LN appears inept at handling the Web 2.0 world when it comes to PR and social media. This is another example. Twitter discusssion among lawyers and legal professionals on this issue went all against LN. Rather than get involved as any innovative company would today, LN ignored the discussion.
    This at a time when LN MH wants firms to buy into its Web 2.0 client development. Seems nuts.

  • Kevin.. welcome to the world of constructive criticism and lexis..
    my experience of lexis is simple – re- hash their press releases and they are happy
    write or say something with an independent viewpoint .. that (gosh) might even criticize them and then they act like a 5 year old
    eg: it is automatically assumed you hate them
    I’m told by many colleagues and contacts in the legal library, KM and legal publishing world that lexis mnagement think i hate them and have some sort of mafia vendetta against them. True i’m not a fan of their corporate culture and the way they deal with their clients .. but happy to admit they have decent products.
    What i don’t understand is why such a huge organisation is afraid of dealing with independent media or individuals who don’t praise them at the drop of a hat
    my personal view is that until a few of us started publishing online a few years ago – and opening some of the doors that illustrate how all the major legal publishers operate.. there was zero reporting on the legal publishing industry – now there is a modicum of reporting they seem to be unable to deal with the reality that many other industries have to deal with – eg the finance industry.
    I have been publishing LLN/eu for almost 7 years and not once has any level of mangement at west or lexis offered to speak with me..or returned calls. I gave up about 3 years ago trying to contact them.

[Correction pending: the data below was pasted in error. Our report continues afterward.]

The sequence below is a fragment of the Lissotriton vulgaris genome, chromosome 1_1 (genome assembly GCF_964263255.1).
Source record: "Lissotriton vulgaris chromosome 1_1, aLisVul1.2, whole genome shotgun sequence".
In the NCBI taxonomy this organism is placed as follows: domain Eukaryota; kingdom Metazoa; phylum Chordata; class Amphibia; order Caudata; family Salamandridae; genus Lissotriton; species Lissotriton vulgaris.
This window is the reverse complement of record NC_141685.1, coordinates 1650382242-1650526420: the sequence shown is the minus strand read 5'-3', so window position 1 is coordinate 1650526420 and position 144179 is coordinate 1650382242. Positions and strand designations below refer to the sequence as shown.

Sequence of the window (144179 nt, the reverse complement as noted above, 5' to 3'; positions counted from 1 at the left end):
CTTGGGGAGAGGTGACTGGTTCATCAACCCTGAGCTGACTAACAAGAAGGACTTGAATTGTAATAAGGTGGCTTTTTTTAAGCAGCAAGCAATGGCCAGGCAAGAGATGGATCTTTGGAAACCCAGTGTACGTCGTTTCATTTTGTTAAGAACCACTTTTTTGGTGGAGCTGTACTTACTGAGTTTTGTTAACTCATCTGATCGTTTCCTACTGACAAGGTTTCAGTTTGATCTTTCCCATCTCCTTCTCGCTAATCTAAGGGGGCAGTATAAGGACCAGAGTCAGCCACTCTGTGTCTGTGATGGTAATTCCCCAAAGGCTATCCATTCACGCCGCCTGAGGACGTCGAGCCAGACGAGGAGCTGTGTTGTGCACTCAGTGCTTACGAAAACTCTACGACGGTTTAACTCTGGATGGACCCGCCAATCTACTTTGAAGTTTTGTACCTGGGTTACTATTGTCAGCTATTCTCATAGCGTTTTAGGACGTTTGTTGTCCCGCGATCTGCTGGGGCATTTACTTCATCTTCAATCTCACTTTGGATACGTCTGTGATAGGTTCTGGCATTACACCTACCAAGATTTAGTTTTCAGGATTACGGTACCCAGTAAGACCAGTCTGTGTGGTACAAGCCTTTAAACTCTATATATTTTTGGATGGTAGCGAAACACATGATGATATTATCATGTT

It’s a shame really .. but there you go
    Sean Hocking

  • LegalTech Dirtied by Lexis Lucre (Update)

    You know something is for real when some corporation uses its cash to drag it down into the gutter.

  • Seems to me that LexisNexis are in desperate need of some PR people with a bit of experience in the Web 2.0 arena. Not just web 2.0, but people who realise that the world is a whole lot more transparent these days and they can’t control every message.
    Honestly, after the Martindale Hubbell incident did they really think that uninviting a prominent blogger from a conference was the best response? It’s only providing more fuel for the fire, as well as making them appear petty.
    I believe they have missed an opportunity to engage with you in a constructive manner, as well as putting Incisive Media in a very awkward position.
    I expect Timothy is right, and there are people in LexisNexis shaking their heads over this decision.